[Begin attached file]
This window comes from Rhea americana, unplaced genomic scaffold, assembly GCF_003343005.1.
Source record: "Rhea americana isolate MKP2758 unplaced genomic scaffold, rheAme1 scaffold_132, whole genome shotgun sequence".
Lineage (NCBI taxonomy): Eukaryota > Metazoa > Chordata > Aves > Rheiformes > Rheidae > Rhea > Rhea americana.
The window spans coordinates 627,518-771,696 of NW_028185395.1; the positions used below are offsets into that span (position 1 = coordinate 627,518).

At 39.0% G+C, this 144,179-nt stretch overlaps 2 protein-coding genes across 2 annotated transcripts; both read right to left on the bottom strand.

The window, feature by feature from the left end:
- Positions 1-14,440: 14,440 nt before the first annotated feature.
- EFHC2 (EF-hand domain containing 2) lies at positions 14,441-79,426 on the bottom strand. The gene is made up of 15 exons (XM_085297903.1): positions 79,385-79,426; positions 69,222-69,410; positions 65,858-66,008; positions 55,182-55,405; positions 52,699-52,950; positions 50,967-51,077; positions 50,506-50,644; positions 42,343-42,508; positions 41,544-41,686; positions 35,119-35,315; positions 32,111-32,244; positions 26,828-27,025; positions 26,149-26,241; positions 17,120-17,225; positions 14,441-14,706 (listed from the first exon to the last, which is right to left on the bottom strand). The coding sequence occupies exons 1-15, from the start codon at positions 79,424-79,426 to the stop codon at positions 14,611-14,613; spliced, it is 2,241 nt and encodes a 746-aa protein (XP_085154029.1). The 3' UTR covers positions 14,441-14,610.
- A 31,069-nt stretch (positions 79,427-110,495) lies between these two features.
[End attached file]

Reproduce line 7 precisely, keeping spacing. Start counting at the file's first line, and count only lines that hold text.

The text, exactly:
- Positions 1-14,440: 14,440 nt before the first annotated feature.